Israel to Publish Criteria for Recognizing Rabbis Who Perform Conversions Abroad

Judy Maltz
Judy Maltz
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President-elect Donald Trump sits with daughter Ivanka Trump. 2016
President-elect Donald Trump sits with daughter Ivanka Trump. 2016Credit: David Paul Morris, Bloomberg
Judy Maltz
Judy Maltz

Leaders of Israel’s rabbinical establishment will convene next week to begin drawing up a list of criteria for recognizing Orthodox rabbis abroad who perform conversions, possibly ending an issue was has threatened the conversions of America's most prominent rabbis, including the one who converted the daughter of President-elect Donald Trump.

In a joint statement, the country’s two chief rabbis, Yitzhak Yosef and David Lau, said the objective was to “put an end to the phenomenon of complaints about conversions undertaken by rabbis from recognized Jewish communities abroad that are not approved.” (Yosef is the chief Sephardi rabbi, and Lau is the chief Ashkenazi rabbi.)

Israel's Sephardi Chief Rabbi Yitzhak Yosef (L) and Ashkenazi Chief Rabbi David Lau.Credit: Moti Milrod

This overhaul of the system, they said, “should spare considerable anguish” to Jews of choice converted abroad who come to marry or divorce in Israel.

Israel’s Chief Rabbinate does not recognize conversions performed by Reform or Conservative rabbis. Individuals converted by Reform or Conservative rabbis, therefore, cannot marry legally in Israel.

Under the current system, the file of every Jew of choice who immigrates to Israel is examined by a state-sanctioned rabbi to determine whether the conversion is valid, with no consideration given to the identity of the converting rabbi. In quite a few cases in recent years, individuals converted by prominent Orthodox rabbis abroad have been told that their conversions were invalid and that they would have to go through the process again to marry in Israel or to qualify for immigrant benefits under the Law of Return.  Typically, no explanations are given.

In their joint statement, the two chief rabbis said that under the new system they envision, all conversions undertaken by rabbis who meet their criteria would be automatically approved.

Last year, a woman converted by Haskel Lookstein, a prominent Modern Orthodox rabbi from New York who also happened to convert Ivanka Trump, was told that her conversion was invalid when she went to register to marry. Her appeal against the ruling was denied by Israel’s supreme rabbinical court, and eventually, this woman went through a second symbolic conversion so that she could marry in the country.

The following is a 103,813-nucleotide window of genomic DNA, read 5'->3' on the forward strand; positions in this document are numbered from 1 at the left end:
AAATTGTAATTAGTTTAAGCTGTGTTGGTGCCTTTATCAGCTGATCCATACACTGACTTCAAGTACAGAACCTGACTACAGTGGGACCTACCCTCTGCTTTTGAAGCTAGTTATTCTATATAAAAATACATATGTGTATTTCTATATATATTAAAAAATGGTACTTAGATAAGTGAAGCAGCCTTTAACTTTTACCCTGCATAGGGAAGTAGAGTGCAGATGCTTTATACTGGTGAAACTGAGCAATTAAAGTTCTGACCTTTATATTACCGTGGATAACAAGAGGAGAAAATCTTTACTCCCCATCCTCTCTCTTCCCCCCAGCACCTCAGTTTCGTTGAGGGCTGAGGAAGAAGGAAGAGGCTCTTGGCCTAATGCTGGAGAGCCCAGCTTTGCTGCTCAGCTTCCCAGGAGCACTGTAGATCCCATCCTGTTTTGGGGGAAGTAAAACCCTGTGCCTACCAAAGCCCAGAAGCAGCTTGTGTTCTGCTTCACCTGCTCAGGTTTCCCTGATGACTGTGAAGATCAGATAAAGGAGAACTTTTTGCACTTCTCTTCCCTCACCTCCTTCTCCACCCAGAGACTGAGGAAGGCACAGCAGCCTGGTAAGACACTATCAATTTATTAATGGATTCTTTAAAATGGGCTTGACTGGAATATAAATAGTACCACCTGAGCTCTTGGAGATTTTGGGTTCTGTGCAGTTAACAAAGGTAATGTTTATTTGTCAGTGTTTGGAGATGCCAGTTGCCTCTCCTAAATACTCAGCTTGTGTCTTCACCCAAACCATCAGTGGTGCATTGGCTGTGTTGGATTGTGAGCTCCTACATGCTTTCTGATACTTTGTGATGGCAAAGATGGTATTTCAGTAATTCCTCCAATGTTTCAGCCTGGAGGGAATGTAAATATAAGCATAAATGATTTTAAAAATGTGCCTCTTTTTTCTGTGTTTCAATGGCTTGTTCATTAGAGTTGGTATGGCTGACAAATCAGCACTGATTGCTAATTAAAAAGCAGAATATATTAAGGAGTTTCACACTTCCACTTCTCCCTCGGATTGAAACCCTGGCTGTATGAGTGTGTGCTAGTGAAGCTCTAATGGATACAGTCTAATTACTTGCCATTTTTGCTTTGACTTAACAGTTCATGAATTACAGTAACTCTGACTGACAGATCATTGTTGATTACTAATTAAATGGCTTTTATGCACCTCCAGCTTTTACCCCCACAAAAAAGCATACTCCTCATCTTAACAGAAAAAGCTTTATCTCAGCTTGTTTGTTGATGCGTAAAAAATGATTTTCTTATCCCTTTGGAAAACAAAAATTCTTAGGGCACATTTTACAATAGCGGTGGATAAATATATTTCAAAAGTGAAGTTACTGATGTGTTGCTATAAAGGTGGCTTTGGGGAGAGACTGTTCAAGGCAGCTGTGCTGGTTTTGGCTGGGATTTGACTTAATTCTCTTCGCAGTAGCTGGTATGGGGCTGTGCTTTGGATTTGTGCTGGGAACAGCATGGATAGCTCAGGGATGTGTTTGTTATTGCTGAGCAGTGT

Under the new system, the chief rabbis said in their statement, the president-elect’s daughter would be recognized as Jewish in Israel with no questions asked. “Under this proposed new plan, in which only the identity of the converting rabbi needs to be checked, her conversion would be validated with no further examinations required,” it said, suggesting that Lookstein had already been approved.

Just a few months ago, the Chief Rabbinate rejected the conversions of four Jews of choice who had recently moved to Israel. They had all been converted by a leading Orthodox authority – Rabbi Gedalia Dov Schwartz, head of the Beth Din of America and the chief presiding rabbinical judge, or dayan, of the National Beth Din of the Rabbinical Council of America. In these cases as well the previous case, no explanation was given for the decision.

Participating in next week’s gathering, along with the two chief rabbis, will be all the members of Israel’s supreme rabbinical court, as well as the entire board of the Chief Rabbinate’s office.

In April, under pressure from a legal suit, the Chief Rabbinate for the first time published a list of foreign rabbis that meet its approval. The list was far from comprehensive, however.

The suit was filed in the Jerusalem District Court by ITIM, a non-profit that helps immigrants challenged by Israel’s religious bureaucracy.

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